Mental health

Confronting burnout and moral injury in medicine

Regarding burnout in medicine, “I knew there was more to the story than the frustration of dealing with administrative obstacles,” writes Jerry Balentine, DO.


Over the last few years, I have frequently been asked to address burnout among physicians and discuss this issue at conferences or medical school meetings. This was a discussion I felt comfortable with as my specialty, emergency medicine, was one of the first to raise this issue, especially as it related to the length of time physicians are willing and able to provide direct patient care.

Having spent a large part of my career as a physician executive, I also frequently get approached by colleagues who ask for advice about “getting out of clinical medicine” or “moving” into administrative positions. In my experience, both burnout and interest in leaving active medical practice have increased in recent years.

Setting my discussions about leaving patient care aside, my advice regarding burnout generally covered the usual ways of dealing with stress, with my personal bias emphasizing exercise, supportive communication with friends, family and counselors, re-establishing a work-life balance and finding an area of passion in one’s practice.

When I assumed the role of dean of an osteopathic medical school, I had the opportunity to work closely with soon-to-be-physicians. Observing their desire to succeed in their career, their true interest in helping patients and the sacrifices they were willing to make to reach this goal, I started reflecting on how this enthusiasm among new and eager physicians in training can turn into burnout as they progress through their training and years of practice as physicians.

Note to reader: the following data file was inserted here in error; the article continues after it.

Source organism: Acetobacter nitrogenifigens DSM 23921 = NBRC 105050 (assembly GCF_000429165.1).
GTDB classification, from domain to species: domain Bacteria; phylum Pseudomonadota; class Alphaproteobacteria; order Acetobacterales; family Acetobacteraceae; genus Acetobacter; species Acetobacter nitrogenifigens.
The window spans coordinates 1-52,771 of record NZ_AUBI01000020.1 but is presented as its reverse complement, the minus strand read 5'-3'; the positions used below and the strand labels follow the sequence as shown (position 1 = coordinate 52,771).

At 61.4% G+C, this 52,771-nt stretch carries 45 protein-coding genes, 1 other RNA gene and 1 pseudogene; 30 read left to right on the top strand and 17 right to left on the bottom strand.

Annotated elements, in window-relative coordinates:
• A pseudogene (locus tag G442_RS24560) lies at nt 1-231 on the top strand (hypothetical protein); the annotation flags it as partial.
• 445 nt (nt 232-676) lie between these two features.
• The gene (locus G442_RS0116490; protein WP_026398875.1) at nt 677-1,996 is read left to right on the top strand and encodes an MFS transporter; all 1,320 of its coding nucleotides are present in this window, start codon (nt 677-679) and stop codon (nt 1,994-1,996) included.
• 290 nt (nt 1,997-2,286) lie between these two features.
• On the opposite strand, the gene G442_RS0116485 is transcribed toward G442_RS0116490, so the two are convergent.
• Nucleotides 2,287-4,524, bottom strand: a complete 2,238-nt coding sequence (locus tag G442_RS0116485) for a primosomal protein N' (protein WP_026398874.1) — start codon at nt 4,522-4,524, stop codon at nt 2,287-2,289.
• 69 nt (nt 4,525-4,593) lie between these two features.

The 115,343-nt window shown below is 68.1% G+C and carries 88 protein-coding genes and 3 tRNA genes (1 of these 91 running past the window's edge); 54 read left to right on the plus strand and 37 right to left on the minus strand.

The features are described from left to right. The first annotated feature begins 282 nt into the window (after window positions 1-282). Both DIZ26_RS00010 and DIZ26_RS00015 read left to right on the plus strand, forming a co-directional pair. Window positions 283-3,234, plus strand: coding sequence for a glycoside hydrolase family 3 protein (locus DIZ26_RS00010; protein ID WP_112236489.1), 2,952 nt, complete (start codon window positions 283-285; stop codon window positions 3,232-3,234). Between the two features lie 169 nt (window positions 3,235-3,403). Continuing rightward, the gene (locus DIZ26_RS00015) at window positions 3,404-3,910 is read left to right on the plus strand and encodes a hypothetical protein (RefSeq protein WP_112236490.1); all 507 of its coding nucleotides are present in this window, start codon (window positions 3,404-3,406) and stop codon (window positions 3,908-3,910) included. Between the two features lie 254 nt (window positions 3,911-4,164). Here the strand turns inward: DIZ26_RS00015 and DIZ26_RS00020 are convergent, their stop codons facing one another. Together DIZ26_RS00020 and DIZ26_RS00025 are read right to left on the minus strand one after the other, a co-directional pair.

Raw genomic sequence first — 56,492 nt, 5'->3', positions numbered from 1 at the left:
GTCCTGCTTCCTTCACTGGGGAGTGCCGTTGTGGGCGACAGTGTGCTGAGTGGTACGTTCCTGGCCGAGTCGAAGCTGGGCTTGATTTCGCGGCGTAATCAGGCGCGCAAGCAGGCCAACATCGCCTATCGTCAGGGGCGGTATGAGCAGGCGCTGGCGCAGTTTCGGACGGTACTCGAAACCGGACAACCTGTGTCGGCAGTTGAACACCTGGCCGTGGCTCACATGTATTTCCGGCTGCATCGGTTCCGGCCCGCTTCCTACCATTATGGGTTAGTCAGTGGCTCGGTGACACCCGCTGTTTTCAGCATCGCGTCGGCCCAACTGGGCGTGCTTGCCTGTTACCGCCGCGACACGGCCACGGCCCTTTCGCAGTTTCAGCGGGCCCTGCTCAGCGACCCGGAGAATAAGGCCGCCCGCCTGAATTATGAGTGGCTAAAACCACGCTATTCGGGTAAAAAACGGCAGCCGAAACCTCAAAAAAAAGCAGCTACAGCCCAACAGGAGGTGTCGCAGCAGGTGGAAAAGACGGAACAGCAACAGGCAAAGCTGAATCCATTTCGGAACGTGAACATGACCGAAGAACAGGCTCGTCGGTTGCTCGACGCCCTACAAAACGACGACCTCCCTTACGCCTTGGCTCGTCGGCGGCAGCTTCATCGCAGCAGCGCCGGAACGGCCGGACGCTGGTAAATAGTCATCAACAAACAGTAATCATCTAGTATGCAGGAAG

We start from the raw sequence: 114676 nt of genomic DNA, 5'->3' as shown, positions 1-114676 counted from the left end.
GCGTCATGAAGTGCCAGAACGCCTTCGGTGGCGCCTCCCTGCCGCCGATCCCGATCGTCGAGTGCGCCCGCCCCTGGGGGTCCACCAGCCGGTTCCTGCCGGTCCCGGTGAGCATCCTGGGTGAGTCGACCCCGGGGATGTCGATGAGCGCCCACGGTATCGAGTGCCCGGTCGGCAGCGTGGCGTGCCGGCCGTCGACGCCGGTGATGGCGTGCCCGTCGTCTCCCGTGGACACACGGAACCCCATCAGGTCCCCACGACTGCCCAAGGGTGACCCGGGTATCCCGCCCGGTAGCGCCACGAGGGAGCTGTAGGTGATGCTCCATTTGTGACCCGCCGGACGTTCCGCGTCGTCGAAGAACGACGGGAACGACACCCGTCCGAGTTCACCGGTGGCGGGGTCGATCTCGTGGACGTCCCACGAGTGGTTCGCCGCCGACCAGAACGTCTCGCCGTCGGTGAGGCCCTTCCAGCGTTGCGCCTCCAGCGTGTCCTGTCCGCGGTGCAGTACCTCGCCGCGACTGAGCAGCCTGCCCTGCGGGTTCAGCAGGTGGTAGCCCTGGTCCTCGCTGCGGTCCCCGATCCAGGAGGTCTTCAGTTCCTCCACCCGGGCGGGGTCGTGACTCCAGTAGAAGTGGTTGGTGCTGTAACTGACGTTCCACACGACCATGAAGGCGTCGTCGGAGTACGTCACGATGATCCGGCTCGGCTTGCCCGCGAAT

From enthusiasm to burnout

One evening during dinner with a friend, she started complaining about her recent visit to her primary care doctor, how she felt rushed by the physician and uncared for. Without thinking, I answered, “She probably has to see three to four patients per hour, which does not give her much time to care, especially if she has to be on the phone getting preauthorization for a test, procedure or special medication.”

“Then she should find a different place to work,” was my friend’s response.

Driving home after dinner, it became clear to me how eager students can become physicians struggling with their profession. Physicians are often directly across from the patient with the intention of giving excellent care. The patient sees them as the decision-maker and source of that care, while the care the physician wants to provide is profoundly influenced by things beyond their control.

Insurance companies determine formularies and authorization requirements for tests and eligibility for tests. Physicians’ employers (i.e., hospitals, large physician practices, practices owned by different types of business entities) all determine productivity requirements, staffing patterns, support staff availability and other important parts of the caring process that can impede a physician’s ability to give the best care. When a physician is not able to provide the care they would like to because of these forces, it can be profoundly disheartening.